January 25, 2007 - Posted at 9:30 p.m. CST
JONESBORO-Body Mass Index tests could be coming to an end for Arkansas' school children.
The state's House Education Committee has advanced a bill that would remove the mandatory tracking of student's body mass indices.
But for those working to keep kids healthy, this could reverse their hard work.
"Obesity in children now days is out of control," said Laura Taylor, Manager of the NEA Center for Healthy Children. "I think it should be left alone. I think we are making great strides and progress in turning childhood obesity around in Arkansas."
But the grim truth that obesity is a problem in our youth is something parents are beginning to face.
"It's very important for the parents to understand what the BMI results mean. For kids with a BMI over 25 their chances of developing obesity related illnesses increase," said exercise coordinator Meg Williamson.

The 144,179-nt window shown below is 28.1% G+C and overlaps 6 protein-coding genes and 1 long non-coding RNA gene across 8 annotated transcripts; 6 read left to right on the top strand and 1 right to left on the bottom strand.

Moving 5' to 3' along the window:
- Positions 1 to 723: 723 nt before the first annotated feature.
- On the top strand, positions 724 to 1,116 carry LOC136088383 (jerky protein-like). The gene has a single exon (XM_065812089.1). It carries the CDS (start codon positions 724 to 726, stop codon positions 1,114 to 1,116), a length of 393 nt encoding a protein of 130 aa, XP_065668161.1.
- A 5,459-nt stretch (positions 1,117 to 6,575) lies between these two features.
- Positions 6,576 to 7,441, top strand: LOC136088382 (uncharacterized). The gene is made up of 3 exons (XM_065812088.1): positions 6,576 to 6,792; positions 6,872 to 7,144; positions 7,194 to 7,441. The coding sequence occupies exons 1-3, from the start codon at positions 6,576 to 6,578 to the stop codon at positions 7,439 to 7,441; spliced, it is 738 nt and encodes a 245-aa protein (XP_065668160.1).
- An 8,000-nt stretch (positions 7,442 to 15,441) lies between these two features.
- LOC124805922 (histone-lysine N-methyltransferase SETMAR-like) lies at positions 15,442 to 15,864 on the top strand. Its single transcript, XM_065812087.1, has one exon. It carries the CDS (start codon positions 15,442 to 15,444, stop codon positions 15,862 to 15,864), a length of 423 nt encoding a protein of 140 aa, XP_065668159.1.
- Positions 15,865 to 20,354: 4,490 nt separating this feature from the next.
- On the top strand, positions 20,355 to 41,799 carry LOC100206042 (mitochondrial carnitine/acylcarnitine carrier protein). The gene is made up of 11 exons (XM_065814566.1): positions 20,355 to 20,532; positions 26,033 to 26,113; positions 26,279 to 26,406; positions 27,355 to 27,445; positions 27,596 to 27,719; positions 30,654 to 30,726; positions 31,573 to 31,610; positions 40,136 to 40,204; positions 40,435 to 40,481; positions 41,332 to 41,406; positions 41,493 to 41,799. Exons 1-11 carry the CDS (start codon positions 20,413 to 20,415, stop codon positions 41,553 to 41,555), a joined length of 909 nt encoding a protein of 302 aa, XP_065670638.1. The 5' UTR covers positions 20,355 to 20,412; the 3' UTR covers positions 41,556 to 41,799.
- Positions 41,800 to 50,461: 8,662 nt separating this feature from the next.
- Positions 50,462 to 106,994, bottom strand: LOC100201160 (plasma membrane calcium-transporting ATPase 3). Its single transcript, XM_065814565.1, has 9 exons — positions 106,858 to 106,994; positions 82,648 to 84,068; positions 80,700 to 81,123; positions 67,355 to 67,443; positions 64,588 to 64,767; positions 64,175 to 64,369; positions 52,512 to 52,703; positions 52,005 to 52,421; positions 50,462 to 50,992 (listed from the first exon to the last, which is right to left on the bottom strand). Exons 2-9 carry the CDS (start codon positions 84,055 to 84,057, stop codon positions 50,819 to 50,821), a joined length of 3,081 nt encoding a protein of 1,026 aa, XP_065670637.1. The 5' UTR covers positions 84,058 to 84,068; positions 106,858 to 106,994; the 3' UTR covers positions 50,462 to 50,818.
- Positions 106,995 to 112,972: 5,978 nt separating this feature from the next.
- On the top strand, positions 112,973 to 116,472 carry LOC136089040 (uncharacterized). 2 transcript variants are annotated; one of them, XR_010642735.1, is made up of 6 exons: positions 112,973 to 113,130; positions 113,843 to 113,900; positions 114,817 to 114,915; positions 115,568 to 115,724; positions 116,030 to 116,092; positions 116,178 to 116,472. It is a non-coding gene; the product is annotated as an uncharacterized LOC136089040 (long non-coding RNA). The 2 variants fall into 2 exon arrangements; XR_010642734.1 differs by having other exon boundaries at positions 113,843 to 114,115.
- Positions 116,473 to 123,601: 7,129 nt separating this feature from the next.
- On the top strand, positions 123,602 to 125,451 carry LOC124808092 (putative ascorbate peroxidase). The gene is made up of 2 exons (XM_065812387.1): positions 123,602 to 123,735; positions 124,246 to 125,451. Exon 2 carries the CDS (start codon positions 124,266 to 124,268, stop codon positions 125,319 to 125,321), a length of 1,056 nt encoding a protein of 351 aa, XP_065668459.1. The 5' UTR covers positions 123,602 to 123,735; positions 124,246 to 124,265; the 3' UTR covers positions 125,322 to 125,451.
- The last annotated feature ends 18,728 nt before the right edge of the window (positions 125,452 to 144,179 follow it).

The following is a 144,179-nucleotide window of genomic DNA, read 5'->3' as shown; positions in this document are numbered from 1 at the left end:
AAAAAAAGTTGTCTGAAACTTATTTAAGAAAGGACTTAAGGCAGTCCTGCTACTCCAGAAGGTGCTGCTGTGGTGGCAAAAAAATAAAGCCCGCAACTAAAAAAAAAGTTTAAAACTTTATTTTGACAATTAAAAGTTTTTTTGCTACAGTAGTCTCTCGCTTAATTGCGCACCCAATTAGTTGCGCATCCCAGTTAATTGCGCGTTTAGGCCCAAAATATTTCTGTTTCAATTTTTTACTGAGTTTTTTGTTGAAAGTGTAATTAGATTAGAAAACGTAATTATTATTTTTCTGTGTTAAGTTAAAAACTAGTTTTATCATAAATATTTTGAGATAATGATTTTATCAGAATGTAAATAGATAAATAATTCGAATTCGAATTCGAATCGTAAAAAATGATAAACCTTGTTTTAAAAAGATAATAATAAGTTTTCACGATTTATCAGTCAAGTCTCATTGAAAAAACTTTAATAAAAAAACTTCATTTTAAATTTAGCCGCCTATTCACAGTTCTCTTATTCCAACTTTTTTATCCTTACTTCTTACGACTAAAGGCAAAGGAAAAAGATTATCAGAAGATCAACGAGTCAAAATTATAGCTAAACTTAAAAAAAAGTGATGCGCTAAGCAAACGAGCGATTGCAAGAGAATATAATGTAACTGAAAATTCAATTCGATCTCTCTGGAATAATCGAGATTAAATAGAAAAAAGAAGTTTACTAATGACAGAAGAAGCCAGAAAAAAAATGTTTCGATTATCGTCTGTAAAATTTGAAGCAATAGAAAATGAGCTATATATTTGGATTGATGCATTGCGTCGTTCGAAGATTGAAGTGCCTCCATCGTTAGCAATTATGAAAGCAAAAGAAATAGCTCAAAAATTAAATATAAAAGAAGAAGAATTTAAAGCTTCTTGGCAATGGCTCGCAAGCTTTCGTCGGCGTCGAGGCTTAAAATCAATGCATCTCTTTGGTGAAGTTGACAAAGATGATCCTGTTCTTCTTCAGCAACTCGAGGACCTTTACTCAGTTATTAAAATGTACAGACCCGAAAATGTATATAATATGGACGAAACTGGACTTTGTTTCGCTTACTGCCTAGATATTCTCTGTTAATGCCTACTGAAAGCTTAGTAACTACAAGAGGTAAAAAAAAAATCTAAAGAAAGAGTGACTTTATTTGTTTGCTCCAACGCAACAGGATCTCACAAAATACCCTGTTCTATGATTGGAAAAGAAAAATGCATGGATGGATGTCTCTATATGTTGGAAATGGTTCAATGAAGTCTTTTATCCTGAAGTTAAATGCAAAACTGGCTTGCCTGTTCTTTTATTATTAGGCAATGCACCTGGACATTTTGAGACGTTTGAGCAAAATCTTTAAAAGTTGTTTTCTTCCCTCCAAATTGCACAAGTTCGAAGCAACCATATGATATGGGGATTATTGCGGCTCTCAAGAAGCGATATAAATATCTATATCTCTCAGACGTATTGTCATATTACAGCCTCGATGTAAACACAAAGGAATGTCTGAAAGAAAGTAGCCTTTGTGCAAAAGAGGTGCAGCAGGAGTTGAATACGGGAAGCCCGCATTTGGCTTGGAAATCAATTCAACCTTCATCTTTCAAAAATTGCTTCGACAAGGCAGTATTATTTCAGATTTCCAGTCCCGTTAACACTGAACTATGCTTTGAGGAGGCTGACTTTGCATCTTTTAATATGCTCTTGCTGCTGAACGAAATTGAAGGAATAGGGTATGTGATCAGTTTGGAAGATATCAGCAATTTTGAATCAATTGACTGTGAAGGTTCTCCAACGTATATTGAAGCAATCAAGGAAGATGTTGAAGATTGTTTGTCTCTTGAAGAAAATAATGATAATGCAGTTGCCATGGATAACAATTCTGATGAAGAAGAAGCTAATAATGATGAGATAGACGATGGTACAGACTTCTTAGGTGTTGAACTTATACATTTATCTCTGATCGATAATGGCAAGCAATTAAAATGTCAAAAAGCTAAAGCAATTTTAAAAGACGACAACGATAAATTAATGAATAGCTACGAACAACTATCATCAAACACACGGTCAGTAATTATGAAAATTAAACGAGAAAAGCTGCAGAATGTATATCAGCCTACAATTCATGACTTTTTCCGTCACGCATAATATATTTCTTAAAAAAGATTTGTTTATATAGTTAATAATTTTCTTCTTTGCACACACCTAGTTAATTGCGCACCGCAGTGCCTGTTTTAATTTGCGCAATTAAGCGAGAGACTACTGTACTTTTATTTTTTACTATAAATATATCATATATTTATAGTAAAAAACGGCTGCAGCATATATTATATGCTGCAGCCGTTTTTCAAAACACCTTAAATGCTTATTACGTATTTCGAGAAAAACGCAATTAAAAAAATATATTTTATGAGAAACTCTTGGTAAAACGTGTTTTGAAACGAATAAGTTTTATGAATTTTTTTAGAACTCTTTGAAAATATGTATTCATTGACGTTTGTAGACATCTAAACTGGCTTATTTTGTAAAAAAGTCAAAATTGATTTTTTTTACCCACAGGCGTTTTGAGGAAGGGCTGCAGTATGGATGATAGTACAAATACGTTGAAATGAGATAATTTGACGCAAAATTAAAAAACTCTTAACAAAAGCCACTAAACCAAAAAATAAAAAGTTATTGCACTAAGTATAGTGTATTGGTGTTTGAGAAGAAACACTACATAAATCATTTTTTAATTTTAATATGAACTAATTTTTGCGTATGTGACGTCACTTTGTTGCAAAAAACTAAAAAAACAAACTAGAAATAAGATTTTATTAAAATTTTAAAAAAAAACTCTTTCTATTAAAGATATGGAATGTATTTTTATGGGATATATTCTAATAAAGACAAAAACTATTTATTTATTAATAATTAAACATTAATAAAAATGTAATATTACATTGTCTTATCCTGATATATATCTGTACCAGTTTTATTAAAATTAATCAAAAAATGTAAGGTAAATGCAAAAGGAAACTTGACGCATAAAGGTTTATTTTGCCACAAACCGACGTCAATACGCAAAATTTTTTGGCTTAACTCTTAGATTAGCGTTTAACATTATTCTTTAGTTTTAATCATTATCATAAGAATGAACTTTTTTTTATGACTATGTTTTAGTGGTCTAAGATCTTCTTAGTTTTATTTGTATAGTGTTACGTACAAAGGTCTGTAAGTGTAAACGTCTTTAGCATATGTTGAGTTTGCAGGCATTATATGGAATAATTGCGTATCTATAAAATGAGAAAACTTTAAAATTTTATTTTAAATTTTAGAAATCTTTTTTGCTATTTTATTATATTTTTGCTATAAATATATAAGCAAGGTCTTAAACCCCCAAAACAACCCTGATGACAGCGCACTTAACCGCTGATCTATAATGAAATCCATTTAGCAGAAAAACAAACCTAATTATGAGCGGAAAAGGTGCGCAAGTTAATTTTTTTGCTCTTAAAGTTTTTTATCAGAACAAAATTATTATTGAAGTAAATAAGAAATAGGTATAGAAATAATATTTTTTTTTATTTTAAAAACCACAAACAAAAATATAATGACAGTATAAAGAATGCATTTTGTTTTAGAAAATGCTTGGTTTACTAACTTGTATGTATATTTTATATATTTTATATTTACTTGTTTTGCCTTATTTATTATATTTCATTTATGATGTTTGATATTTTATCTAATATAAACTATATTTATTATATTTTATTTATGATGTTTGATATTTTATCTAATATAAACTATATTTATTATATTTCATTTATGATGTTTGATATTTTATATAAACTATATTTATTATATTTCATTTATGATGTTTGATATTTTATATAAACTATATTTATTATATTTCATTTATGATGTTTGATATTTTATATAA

That's why exercise and a good diet is the key now, and not later.
"Making those lifestyle changes now and making those changes to decrease the risk factors is very important to these kids and their future," said Williamson.
And for kids like 11-year-old Austin Lynn, who loves playing Dance, Dance, Revolution (D-D-R), changing his habits, changed his life.
"I would spend my entire day on the computers, video games, and all electronics. I would eat fried food all the time," said Lynn.
But he said with a new year's resolution, that all changed.
"I haven't missed a day yet."
And his determination is making an impact.
"It's more entertaining without the computer. I have a lot more fun. I feel better. I have more strength," said Lynn.
And it's stories like Austin's that keep children's health advocates crossing their fingers, that body mass index tests stay within Arkansas schools.
"If BMI was taken out of the schools, a lot of these kids would be increasing their risk factors for these diseases and would not know about it," said Williamson.
Because the BMI tests do not differentiate between muscle mass and fat mass, exercise coordinators told me they feel parents are simply confused by the results, and they suggest the real answer would be more education on what those results actually mean.